In 2022, lithium nickel manganese cobalt oxide (NMC) remained the dominant battery chemistry with a market share of 60%, followed by lithium iron phosphate (LFP) with a share of just under 30%, and nickel cobalt aluminum oxide (NCA) with a share of about 8%, according to a 2023 EV battery trends report by the International Energy Agency (IEA).

LFP cathode chemistries have reached their highest share in the past decade. This trend is driven mainly by the preferences of Chinese car makers. Around 95% of the LFP batteries for electric cars went into cars made in China.

BYD Auto represents 50% of LFP demand, with Tesla accounting for just 15%. Moreover, around 85% of the cars with LFP batteries manufactured by Tesla were manufactured in China for the China market primarily, with the rest manufactured in the United States with battery cells all imported from China, according to the IEA.

In total, only 3% of EVs with LFP batteries were made in the U.S. last year.

“China’s investment in EV batteries has paid off,” Scott Kennedy of the Center for Strategic and International Studies told Marketplace this summer.

At the start of 2022, China had 558 GWh of EV battery capacity ready to go. The U.S. had a measly 44 GWh, according to S&P Global Market Intelligence. Volkswagen says it will build six new factories in the EU over the next seven years for a combined 240 GWh, but China is likely to put a damper on those plans.

New laws here, namely the Inflation Reduction Act, provide tax benefits for companies that produce batteries in the U.S. But other than Tesla, the U.S. is far behind and is nowhere near a market leader in the production of the main power source behind a market Washington, and Brussels, insist on disrupting to lower greenhouse gas emissions. It appears the U.S. is not backing down from EVs. China is poised to be a big beneficiary of that growth story.

Goldman Sachs said that they think the U.S. and Europe could end their reliance on China for EV batteries by 2030.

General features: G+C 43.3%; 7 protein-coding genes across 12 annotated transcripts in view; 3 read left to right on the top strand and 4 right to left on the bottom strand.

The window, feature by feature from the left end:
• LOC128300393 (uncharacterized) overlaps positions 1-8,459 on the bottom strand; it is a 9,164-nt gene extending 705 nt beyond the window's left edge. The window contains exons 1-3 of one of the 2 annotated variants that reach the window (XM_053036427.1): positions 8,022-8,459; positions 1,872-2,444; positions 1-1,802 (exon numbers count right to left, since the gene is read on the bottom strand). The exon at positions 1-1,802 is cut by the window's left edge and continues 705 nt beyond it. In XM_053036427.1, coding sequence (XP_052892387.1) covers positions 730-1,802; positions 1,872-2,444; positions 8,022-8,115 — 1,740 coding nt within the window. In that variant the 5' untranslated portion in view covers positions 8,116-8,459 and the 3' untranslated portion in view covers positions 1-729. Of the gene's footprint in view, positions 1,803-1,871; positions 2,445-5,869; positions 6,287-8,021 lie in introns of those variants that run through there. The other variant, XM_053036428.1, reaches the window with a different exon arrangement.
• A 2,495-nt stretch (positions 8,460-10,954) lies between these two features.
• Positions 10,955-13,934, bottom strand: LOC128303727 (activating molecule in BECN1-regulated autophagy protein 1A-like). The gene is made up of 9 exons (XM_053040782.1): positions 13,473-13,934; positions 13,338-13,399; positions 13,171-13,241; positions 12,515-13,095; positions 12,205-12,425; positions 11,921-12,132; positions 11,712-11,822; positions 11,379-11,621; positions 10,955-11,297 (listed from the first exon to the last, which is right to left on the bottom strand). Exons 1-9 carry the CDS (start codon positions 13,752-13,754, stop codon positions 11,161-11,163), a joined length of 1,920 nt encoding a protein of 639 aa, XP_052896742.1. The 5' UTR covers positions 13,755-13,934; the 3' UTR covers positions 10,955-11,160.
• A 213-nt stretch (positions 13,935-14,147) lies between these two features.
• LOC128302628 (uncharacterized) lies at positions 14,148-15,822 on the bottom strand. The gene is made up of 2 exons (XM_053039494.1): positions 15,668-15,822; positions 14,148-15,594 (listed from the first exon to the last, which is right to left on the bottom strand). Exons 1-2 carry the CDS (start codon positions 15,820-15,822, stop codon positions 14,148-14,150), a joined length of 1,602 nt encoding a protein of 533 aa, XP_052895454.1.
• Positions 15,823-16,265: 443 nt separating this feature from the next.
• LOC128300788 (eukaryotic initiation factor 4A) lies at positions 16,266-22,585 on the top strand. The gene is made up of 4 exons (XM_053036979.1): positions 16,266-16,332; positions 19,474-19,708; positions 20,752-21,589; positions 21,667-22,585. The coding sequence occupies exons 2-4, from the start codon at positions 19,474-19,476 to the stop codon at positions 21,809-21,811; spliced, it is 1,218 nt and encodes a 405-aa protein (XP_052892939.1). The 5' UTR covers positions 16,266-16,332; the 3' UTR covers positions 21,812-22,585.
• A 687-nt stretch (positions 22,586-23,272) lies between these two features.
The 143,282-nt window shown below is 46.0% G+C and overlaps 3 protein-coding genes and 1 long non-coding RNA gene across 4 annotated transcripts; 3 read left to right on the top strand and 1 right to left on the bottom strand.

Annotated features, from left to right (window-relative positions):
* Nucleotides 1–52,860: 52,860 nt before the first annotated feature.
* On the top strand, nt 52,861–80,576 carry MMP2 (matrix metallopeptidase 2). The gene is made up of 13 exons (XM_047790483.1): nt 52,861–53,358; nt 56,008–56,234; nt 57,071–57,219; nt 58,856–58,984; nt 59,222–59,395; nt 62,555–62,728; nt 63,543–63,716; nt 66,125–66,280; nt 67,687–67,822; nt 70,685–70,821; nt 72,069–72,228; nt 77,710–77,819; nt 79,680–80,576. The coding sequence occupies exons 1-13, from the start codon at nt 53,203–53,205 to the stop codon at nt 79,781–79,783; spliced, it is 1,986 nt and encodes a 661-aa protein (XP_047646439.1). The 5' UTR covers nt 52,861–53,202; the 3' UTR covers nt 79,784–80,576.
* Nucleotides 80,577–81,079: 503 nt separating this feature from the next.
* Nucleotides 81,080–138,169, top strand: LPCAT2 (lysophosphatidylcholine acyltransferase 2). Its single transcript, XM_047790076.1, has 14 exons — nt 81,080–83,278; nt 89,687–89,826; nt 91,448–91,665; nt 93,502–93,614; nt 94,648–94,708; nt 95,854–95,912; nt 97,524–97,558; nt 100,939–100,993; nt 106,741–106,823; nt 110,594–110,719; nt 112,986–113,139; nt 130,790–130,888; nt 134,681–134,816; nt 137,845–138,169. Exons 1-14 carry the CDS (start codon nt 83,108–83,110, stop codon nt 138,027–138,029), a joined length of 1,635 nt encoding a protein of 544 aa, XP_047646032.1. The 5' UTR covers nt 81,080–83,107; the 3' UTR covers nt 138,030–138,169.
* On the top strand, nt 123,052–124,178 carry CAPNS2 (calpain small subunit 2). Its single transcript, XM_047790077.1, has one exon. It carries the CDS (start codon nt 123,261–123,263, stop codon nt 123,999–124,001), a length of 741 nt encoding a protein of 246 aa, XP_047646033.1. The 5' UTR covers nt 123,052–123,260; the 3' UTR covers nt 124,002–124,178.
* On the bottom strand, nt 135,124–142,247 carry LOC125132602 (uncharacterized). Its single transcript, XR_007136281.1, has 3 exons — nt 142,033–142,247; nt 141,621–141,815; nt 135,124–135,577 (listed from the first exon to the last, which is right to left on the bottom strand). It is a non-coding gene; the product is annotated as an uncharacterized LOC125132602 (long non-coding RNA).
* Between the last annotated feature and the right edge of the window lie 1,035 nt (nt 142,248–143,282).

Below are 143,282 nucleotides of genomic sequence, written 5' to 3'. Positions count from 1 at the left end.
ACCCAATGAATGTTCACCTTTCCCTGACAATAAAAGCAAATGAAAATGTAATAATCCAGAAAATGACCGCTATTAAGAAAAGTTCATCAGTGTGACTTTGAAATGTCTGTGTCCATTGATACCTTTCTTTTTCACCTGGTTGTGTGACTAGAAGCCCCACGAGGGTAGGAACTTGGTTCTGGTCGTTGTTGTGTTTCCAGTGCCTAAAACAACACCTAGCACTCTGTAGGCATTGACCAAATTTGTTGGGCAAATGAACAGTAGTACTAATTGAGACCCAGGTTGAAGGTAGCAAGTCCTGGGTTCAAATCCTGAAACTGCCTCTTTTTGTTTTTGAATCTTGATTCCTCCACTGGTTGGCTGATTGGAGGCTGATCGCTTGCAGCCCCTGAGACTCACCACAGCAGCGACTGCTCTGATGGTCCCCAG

“The U.S. is behind the curve in volume production of batteries for EVs and China’s overproduction threatens to undermine all non-China production,” said CPA chief economist Jeff Ferry. “The IRA tax credits are helpful but with Ford dependent on a Chinese battery-maker and GM on a Korean battery-maker, the prospect of a complete U.S. solution is limited to a few startups like Quantumscape. We must think today about putting in place policies to keep out cut-price Chinese products and spur U.S. innovation and product development.”

McKinsey & Company says that EV batteries will be the bulk of the new battery tech end-market, but stationary storage for homes and longer-life batteries for consumer electronics are also part of this market utilizing similar technology and resources.

In the meantime, the Financial Times thinks overcapacity will be a headwind for Western companies looking to move into the top five of global EV battery manufacturers. China is absolutely in the pole position here and the advent of EVs will one day launch Chinese automakers onto the world stage, a stage once dominated by Western car companies and then later by Japan and more recently, South Korea. China sees EVs as their turn to become a top player in the world’s all-important auto trade.

Sam Adham, head of battery materials at CRU Group, said Chinese battery production of roughly 550 GWh last year outpaced the 450 GWh that went into end products (cars) and were exported. “Many manufacturers are overproducing and continuously building up their stocks,” he was quoted as saying in the FT. Based on corporate announcements to build more battery facilities in China, overcapacity for EV batteries will surge to nearly four times what China is expected to need over the next four years, and twice the volume needed if China’s car fleet was all EV by 2030, CRU Group estimated.